Mike Krzyzewski expresses frustration with North Carolina's House Bill 2

Will 'embarrassing' House Bill 2 affect recruiting at Duke? (2:31)

ESPN college basketball Insider Andy Katz talks about Duke coach Mike Krzyzewski condemning the state of North Carolina's House Bill 2 and whether he thinks the "bathroom bill" will impact recruiting for teams within the state. (2:31)

Duke coach Mike Krzyzewski condemned the state of North Carolina's House Bill 2 on Wednesday, calling the law that directly affects lesbian, gay, bisexual and transgender people "embarrassing."

"It's an embarrassing bill," Krzyzewski told USA Today Sports. "That's all I'm going to say about it."

NC State coach Mark Gottfried also said that he is "appalled" by the bill.

"I'm against any law that allows discrimination, whether that's based on race, gender, sexual orientation," Gottfried told USA Today Sports. "I don't understand how someone can support this. I think the people at NC State, we believe in inclusion. Being a resident of the state, for me and my family, it's been frustrating."

Gottfried added that it is a difficult topic when parents ask him about HB2 during recruiting trips.

North Carolina's Roy Williams and Elon's Matt Matheny are among other men's basketball coaches in the state to express displeasure with the bill.

Krzyzewski's comment comes a week after Albany dropped its Nov. 12 matchup with the Blue Devils. New York Gov. Andrew Cuomo has issued an executive order banning publicly funded, nonessential travel to North Carolina, which led to the cancellation, according to a State University of New York system spokeswoman.

Krzyzewski also echoed what Duke athletic director Kevin White told ESPN last week.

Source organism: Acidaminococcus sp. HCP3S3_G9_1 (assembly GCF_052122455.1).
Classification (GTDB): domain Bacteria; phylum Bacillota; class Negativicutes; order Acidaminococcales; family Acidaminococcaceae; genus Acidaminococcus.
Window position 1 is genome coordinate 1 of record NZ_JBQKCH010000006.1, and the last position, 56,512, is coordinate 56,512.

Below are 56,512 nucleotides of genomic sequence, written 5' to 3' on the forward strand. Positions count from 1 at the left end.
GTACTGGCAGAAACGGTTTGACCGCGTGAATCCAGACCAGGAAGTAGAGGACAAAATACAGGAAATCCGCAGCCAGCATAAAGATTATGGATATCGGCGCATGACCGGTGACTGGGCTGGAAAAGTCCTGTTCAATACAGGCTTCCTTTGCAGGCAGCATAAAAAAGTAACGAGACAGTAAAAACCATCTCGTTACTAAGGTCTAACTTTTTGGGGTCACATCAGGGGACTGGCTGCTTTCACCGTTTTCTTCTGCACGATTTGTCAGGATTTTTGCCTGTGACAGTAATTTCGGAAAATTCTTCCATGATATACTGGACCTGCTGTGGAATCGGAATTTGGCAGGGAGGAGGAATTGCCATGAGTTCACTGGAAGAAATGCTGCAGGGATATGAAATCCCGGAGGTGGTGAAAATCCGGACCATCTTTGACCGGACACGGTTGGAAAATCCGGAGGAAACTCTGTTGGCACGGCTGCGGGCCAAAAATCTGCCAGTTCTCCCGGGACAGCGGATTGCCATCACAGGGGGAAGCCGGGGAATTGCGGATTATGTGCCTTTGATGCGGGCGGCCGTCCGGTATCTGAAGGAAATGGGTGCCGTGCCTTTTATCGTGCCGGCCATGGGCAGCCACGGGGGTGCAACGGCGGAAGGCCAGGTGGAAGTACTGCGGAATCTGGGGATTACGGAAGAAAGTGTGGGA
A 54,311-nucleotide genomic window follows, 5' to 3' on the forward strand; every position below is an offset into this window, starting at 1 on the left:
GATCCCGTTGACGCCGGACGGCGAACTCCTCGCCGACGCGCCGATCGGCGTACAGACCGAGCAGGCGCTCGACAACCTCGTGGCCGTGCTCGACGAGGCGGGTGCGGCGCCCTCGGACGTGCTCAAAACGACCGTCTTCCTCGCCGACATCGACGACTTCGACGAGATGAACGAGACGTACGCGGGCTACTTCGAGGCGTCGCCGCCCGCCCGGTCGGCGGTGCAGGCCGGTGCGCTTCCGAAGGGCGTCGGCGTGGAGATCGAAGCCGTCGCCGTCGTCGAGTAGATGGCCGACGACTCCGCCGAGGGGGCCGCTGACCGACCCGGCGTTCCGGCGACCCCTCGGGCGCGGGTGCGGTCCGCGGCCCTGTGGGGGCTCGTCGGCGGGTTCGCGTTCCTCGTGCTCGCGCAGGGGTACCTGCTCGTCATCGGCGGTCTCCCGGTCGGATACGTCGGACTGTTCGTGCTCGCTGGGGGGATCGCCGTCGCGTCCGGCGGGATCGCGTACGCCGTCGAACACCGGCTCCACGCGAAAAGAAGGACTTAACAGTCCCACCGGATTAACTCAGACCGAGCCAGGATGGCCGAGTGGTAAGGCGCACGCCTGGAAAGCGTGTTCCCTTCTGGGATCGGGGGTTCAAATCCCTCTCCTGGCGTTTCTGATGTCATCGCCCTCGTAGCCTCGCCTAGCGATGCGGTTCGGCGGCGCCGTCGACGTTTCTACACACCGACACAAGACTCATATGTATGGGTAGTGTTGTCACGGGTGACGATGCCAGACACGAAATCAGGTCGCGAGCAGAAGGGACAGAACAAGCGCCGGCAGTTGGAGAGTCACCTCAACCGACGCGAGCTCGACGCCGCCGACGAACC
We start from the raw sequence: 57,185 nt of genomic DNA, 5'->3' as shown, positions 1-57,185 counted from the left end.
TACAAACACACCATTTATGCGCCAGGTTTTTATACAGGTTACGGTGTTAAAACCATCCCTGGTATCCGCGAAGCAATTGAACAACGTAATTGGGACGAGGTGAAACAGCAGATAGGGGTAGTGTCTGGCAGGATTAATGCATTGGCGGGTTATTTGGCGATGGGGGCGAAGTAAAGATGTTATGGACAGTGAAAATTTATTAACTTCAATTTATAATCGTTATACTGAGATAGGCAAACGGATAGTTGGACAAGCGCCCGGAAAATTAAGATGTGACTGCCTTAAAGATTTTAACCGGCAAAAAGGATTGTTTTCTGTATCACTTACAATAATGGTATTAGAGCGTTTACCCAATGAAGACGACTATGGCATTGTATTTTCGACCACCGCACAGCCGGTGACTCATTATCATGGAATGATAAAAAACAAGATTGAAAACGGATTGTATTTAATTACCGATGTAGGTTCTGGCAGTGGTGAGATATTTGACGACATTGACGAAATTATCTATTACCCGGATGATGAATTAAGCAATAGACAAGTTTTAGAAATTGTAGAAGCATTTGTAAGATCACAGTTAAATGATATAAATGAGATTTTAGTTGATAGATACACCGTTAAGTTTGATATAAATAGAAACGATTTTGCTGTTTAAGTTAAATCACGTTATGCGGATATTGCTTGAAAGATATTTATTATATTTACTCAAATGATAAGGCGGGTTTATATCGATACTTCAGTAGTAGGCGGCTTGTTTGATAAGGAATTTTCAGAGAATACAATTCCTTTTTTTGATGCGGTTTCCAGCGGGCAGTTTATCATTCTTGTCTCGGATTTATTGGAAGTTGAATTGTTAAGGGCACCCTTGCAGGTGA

"It's most unfortunate. As an institution, if not personally, we have gone on the record indicating that our state position on this [HB2] is very troubling, if not embarrassing," White said.

Duke has not confirmed its replacement for Albany as part of the Basketball Hall of Fame Tip-Off, though Marist is the likely opponent. Located in Poughkeepsie, New York, Marist is a private institution that wouldn't be affected by Cuomo's decision. Neither would Syracuse, a private school in New York that competes against Duke in the ACC.

The North Carolina law signed earlier this year by Gov. Pat McCrory requires transgender people to use restrooms corresponding to the sex on their birth certificates. The law applies only to bathrooms in government buildings, schools and public universities. As a private university, Duke is not subject to the law.

The bill came in response to Charlotte leaders' approval of a measure that allowed transgender people to use the restroom aligned with their gender identity. Supporters have defended the law as a commonsense measure that keeps men from using women's restrooms.

The bill has led to a public and business backlash, with the NBA deciding to move the 2017 All-Star Game out of Charlotte. The NCAA has also said the bill could risk North Carolina's hosting of future postseason events.

Information from ESPN senior writer Andy Katz and The Associated Press was used in this report.